The Sony A7R III with the excellent 16-35 F2.8 lens is extensively tested on two winter hikes. On the first hike, this video is produced, usually shot in slow motion at 120 frames/second. Woman, dog and car serve as motive, the first one is not very motivated at first, but the result can be seen, especially if you consider that there is only one afternoon between idea, implementation and upload on youtube:
The weather conditions during the video shoot are rather unpleasant, light snowdrift, but the lens and the camera are waterproof. The sun visor prevents water stains on the lens. The white-powdered rocks do very well on the video.
Actually, I wanted to get a gray filter to create such a great veil/nebulae effect with running water like the one below,
but the Sony A7R3 also has an ISO mode of 50 instead of 100, which doubles the exposure time. You don’t need the maximum aperture of 22 at all, you set the aperture in such a way that an exposure time of 3-4 seconds results, so approx. aperture 18:
A longer exposure time does not improve the veil effect any more. A nice side effect is that the pictures are sharp everywhere.
I didn’t have a remote release and a real tripod with me either, a Rollei Monkey Pod (flexible mini tripod) keeps the Sony just as stable. Instead of the remote trigger, a timer with 10 seconds is set. This has the advantage that the camera and tripod have completely calmed down. Since the hack worked so well, the question arises if you need a gray filter at all?
Certainly, if you want to focus the viewer’s attention on an image detail, e. g. a rock, a branch or a leaf, you can reach it by a wide open aperture, e. g. 2.8. The light has to be compensated by the ND filter. Focussing with a gray filter is an challenge in itself, as the image is so dark that the autofocus no longer works reliably. You can then help yourself by turning up the ISO before the shutter release to focus, e. g. focusing on 12000, setting the lens to manual focus, and setting the ISO back to 100 before shutter release.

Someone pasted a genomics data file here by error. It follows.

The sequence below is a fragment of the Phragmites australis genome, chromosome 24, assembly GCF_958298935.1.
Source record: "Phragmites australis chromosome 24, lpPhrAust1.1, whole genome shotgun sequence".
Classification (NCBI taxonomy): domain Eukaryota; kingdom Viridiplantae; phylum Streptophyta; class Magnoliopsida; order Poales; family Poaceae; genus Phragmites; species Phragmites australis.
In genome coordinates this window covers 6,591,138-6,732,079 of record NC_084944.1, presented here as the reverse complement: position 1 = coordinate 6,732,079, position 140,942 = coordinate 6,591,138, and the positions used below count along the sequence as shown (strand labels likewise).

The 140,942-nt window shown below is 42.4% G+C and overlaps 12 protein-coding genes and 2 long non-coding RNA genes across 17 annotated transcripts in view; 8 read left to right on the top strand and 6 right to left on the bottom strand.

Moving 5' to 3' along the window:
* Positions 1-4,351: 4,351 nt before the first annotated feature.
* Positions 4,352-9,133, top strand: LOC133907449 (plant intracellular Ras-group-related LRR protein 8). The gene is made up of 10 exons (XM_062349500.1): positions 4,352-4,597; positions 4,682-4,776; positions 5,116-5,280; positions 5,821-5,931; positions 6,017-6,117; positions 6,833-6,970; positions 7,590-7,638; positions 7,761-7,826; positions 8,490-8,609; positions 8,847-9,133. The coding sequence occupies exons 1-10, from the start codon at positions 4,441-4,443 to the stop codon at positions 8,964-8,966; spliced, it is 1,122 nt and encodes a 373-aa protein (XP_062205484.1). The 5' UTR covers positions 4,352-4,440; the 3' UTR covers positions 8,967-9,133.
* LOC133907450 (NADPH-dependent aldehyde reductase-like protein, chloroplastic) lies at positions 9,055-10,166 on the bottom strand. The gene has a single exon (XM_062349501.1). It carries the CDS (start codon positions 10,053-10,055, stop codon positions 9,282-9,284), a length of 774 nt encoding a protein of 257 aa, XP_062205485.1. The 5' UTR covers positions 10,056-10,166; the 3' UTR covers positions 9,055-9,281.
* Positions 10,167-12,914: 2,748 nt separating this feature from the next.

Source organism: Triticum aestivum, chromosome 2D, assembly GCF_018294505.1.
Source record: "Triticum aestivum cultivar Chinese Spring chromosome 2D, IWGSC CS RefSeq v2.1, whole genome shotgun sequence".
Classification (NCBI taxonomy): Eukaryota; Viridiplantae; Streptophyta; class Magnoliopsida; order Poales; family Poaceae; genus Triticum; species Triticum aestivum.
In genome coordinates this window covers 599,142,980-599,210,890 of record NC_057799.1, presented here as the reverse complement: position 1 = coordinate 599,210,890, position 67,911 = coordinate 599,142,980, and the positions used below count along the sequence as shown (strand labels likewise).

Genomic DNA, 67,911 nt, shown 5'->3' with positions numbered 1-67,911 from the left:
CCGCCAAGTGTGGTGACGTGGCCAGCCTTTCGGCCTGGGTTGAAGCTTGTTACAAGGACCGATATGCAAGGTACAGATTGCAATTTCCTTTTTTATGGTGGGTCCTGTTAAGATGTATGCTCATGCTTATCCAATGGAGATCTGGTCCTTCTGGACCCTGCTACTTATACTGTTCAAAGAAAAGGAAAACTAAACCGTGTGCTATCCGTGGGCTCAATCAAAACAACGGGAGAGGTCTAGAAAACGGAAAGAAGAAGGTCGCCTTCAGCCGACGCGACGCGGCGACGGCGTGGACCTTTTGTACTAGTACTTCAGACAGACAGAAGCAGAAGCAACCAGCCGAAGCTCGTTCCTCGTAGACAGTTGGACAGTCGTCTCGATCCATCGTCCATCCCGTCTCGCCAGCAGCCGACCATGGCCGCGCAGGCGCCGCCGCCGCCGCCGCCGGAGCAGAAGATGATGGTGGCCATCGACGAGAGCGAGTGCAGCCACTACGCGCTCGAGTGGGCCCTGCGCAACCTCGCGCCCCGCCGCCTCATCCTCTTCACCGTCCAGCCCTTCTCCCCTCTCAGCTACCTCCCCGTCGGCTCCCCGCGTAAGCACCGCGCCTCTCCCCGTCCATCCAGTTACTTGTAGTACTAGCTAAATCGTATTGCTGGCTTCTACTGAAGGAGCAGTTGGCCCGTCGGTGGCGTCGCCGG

The video and the pictures above were taken at the Gertelbach waterfalls in the Bühlertal.
At the next picture series I wanted to know how well the Sony A7R3 works in automatic mode. With my previous Nikon DSLR’s the mode was rather useless, because the camera has always put the focus somewhere, but not on the subject. However, Sony now has an excellent autofocus with eye recognition that permanently analyzes the live image and automatically focuses on the moving parts of an image, ideally right on the eyes. As you can see, this works pretty well even with dog eyes:
There are of course also rejects, but if you don’t want to worry about anything, or if you want to hand the camera to a “non-photographer”, that’s enough.
When analyzing the images, the camera had mostly decided to use an aperture of 4-5.6. Not a bad choice, as you can see, the pictures are even optional and the focus fits.
Some of the pictures were even taken with a hanging camera, when you hear that the dog comes from behind just fire it.
The perspective is thus automatically no longer the “from above from the human point of view”, but at dog’s head level.
Conclusion: The Sony is the hammer, and the concept of a mirrorless camera for people who also want to shoot videos with their camera is outstanding. The autofocus permanently analyzes the image and automatically focuses on the moving parts, which also works in video mode, and completely silent.
Switching the lens to manual focus mode gives it the feature of focus peaking, which highlights all edges that are in focus plane condition: Hammer!
All in all, the camera with its mirrorless concept plays right at the top of the Champions League for me. Unfortunately also financially….. 😉
Not dog experts are probably still wondering what is a Eurasier: This is the breed of dog on the video/pictures. it is Wolfsspitz, Chow Chow and Samoyed.